Cuts to higher ed are painful, but finding money is an uphill battle

Published 10:56 am Monday, June 20, 2011

McClatchy-Tribune News Service

The stalemate on the higher education budget comes down to a familiar theme:


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The higher education finance bill cut $411 million from the University of Minnesota and the Minnesota State Colleges and Universities system. That equates to a 19 percent reduction for the former and a 14 percent reduction to the latter — well above the governor’s proposal of 6 percent cut each.

During a statewide tour of several MnSCU institutions last week, including Minnesota State University on Thursday, DFL lawmakers asked about the impacts of higher education cuts.

During MSU’s stop, they heard from Barb Carson, chair of sociology and corrections, who said her department has been forced to hold classes at a nearby movie theater and that students might have to take an 8-11 p.m. night class next semester because of a faculty shortage.

They also heard from James Grabowska, chair of the world languages department, who said he’s lost a quarter of his faculty and that some programs have only a single instructor. Likewise, John Knox, dean of the College of Science, Engineering and Technology, said his college has dropped from 180-plus staff three years ago, to less than 150 today.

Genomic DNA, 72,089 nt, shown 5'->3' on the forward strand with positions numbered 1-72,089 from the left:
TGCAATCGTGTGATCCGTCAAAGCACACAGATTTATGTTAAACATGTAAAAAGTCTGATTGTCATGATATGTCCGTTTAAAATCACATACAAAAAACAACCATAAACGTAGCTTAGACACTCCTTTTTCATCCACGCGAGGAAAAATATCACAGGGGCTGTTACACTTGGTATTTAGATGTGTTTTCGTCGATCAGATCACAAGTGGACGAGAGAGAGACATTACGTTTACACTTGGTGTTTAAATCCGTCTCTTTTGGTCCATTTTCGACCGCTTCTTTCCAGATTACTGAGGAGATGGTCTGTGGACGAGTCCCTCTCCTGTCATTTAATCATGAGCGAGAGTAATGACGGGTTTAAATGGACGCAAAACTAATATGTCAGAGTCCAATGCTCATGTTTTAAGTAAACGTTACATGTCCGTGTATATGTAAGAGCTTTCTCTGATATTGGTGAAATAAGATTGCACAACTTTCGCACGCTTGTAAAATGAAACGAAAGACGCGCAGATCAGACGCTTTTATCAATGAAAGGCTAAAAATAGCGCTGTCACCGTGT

MSU President Richard Davenport told lawmakers that “we’ll be battling uphill” and that the full impact of funding cuts won’t be fully realized for many years.

“This is really a money issue,” said Rep. Terry Morrow, DFL-St. Peter and member of the higher education committee. “Do we accept a historically large cut, or does the governor hold out for more revenue?”

Therein lies the rub.

Morrow, who has taken to calling the higher education finance proposal a statewide “brain drain,” said it’s unacceptable for higher education institutions to be forced to revert to funding levels below any in the previous decade while also taking on more students.

Rep. Kathy Brynaert, DFL-Mankato, said the cuts to higher education were the most “indefensible” of the session because those institutions provide the “nexus for job creation.”

Yet, GOP lawmakers insist the cuts are necessary when the state has a $5 billion deficit.

“These are things that are important in the long-term to restrain growth and spending,” said Sen. David Hann, R-Eden Prairie and assistant majority leader, expressing views about the GOP’s general budgeting philosophy strategy, but not higher education in particular.